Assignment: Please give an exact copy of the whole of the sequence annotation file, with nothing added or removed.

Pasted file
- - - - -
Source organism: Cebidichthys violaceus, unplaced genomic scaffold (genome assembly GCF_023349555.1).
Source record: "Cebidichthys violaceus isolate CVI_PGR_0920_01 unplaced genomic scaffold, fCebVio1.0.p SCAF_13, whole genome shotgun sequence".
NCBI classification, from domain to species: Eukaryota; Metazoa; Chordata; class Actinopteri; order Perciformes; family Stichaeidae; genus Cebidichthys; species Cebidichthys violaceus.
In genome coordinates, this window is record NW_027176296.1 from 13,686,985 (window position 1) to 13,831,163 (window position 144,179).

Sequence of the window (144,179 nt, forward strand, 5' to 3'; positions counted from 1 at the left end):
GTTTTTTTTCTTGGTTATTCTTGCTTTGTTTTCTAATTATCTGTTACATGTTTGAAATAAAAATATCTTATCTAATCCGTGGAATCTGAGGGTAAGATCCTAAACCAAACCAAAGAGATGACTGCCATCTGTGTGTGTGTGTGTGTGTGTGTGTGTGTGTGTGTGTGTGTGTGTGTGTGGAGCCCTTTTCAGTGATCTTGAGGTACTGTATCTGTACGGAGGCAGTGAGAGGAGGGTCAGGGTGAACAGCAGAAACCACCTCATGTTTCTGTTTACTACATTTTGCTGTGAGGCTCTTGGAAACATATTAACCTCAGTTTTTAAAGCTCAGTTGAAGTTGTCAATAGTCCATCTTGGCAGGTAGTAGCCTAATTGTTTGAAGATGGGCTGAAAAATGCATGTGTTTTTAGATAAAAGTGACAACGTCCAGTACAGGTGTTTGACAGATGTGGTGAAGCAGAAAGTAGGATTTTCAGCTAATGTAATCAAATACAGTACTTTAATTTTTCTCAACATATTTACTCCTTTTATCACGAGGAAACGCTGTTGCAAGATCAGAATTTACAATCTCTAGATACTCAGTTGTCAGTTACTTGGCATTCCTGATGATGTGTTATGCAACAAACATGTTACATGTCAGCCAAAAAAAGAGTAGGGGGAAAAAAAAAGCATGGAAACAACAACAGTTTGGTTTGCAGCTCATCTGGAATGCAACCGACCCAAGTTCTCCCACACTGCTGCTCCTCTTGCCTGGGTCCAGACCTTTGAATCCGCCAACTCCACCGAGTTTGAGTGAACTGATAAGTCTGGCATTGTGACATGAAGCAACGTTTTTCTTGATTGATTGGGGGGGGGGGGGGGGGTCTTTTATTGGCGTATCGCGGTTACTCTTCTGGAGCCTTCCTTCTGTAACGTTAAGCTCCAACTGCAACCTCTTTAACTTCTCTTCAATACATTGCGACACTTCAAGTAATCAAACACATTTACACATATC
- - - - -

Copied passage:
Source organism: Cebidichthys violaceus, unplaced genomic scaffold (genome assembly GCF_023349555.1).
Source record: "Cebidichthys violaceus isolate CVI_PGR_0920_01 unplaced genomic scaffold, fCebVio1.0.p SCAF_13, whole genome shotgun sequence".
NCBI classification, from domain to species: Eukaryota; Metazoa; Chordata; class Actinopteri; order Perciformes; family Stichaeidae; genus Cebidichthys; species Cebidichthys violaceus.
In genome coordinates, this window is record NW_027176296.1 from 13,686,985 (window position 1) to 13,831,163 (window position 144,179).

Sequence of the window (144,179 nt, forward strand, 5' to 3'; positions counted from 1 at the left end):
GTTTTTTTTCTTGGTTATTCTTGCTTTGTTTTCTAATTATCTGTTACATGTTTGAAATAAAAATATCTTATCTAATCCGTGGAATCTGAGGGTAAGATCCTAAACCAAACCAAAGAGATGACTGCCATCTGTGTGTGTGTGTGTGTGTGTGTGTGTGTGTGTGTGTGTGTGTGTGTGTGGAGCCCTTTTCAGTGATCTTGAGGTACTGTATCTGTACGGAGGCAGTGAGAGGAGGGTCAGGGTGAACAGCAGAAACCACCTCATGTTTCTGTTTACTACATTTTGCTGTGAGGCTCTTGGAAACATATTAACCTCAGTTTTTAAAGCTCAGTTGAAGTTGTCAATAGTCCATCTTGGCAGGTAGTAGCCTAATTGTTTGAAGATGGGCTGAAAAATGCATGTGTTTTTAGATAAAAGTGACAACGTCCAGTACAGGTGTTTGACAGATGTGGTGAAGCAGAAAGTAGGATTTTCAGCTAATGTAATCAAATACAGTACTTTAATTTTTCTCAACATATTTACTCCTTTTATCACGAGGAAACGCTGTTGCAAGATCAGAATTTACAATCTCTAGATACTCAGTTGTCAGTTACTTGGCATTCCTGATGATGTGTTATGCAACAAACATGTTACATGTCAGCCAAAAAAAGAGTAGGGGGAAAAAAAAAGCATGGAAACAACAACAGTTTGGTTTGCAGCTCATCTGGAATGCAACCGACCCAAGTTCTCCCACACTGCTGCTCCTCTTGCCTGGGTCCAGACCTTTGAATCCGCCAACTCCACCGAGTTTGAGTGAACTGATAAGTCTGGCATTGTGACATGAAGCAACGTTTTTCTTGATTGATTGGGGGGGGGGGGGGGGGTCTTTTATTGGCGTATCGCGGTTACTCTTCTGGAGCCTTCCTTCTGTAACGTTAAGCTCCAACTGCAACCTCTTTAACTTCTCTTCAATACATTGCGACACTTCAAGTAATCAAACACATTTACACATATC